--> --> Gravitationally Induced Fracture Systems in Rimmed Flat-Topped Carbonate Platforms

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Gravitationally Induced Fracture Systems in Rimmed Flat-Topped Carbonate Platforms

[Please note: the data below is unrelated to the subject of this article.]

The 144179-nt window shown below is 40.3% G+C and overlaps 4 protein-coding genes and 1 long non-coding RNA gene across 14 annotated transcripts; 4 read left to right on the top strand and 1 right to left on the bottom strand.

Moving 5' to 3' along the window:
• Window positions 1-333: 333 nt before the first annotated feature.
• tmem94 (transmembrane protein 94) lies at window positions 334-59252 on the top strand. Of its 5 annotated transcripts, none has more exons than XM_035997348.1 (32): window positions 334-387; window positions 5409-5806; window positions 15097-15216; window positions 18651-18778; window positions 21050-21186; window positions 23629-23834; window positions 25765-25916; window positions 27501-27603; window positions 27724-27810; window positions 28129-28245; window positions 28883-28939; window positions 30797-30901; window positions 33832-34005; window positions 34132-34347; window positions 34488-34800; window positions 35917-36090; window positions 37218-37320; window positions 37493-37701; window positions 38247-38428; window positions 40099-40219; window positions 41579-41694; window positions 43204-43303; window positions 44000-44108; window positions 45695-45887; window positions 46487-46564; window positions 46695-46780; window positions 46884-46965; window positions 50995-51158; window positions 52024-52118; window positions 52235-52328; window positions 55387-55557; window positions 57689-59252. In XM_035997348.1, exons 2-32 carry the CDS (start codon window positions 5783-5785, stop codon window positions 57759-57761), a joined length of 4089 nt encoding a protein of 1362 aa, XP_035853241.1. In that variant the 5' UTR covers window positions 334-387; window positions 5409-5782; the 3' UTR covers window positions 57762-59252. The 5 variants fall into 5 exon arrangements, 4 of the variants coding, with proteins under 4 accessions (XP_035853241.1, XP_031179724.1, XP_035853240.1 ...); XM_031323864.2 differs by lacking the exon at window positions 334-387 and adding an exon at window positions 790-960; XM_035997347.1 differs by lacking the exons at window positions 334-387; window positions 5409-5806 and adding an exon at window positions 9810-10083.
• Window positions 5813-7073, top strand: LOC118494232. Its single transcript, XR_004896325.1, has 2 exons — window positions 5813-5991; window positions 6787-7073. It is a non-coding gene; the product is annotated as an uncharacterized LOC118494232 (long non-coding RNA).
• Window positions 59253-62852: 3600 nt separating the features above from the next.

This study focusses on understanding the development of fractures in carbonate platform-type deposits. From an academic perspective, fracture formation in carbonate platforms is an important aspect of platform evolution, slope stability and the prediction of natural hazards. In the oil and gas industry, the ability to predict fracture distributions and characteristics related to flow-properties of rocks is of key importance, as a significant proportion of hydrocarbon reserves are stored in naturally fractured reservoirs. To date, not all aspects of fracture development in carbonate platforms are fully understood. In rimmed flat-topped carbonate platforms, fractures may develop in absence of tectonic stress. These fractures typically form under influence of gravitational stress that results from the flat top and highly inclined slopes inherent to these carbonate platform-type deposits. The predictability of gravitationally induced fracture distributions and characteristics lies in the analysis of the local stress distribution along the depositional profile. The generic link between fracture development and stratigraphic architecture is inherent of the sedimentation system, i.e. carbonate factory, morphology and sediment distribution. Currently, fracture studies have primarily targeted opening-mode anastomosing fractures that localise around platform rim and are oriented parallel to local platform margin trends. Several mechanisms for the formation of these fractures have been proposed and it is generally accepted that oversteepening of the platform margin and compaction of basin sediments generate these margin parallel fractures. Recently, it has come to our attention that a second type of gravitational fracture might exist across rimmed flat-topped carbonate platforms. We will discuss the occurrence of systematic, slope confined margin perpendicular fractures and suggest these may result from (1) downslope loading and/or (2) compaction over antecedent gully systems. These systems not only occur in present-day carbonate depositional systems, but also were found in various fossil examples. Future research will concentrate on modelling the boundary conditions for the formation these facture systems and the applicability to fluid migration concepts in naturally fractured reservoirs.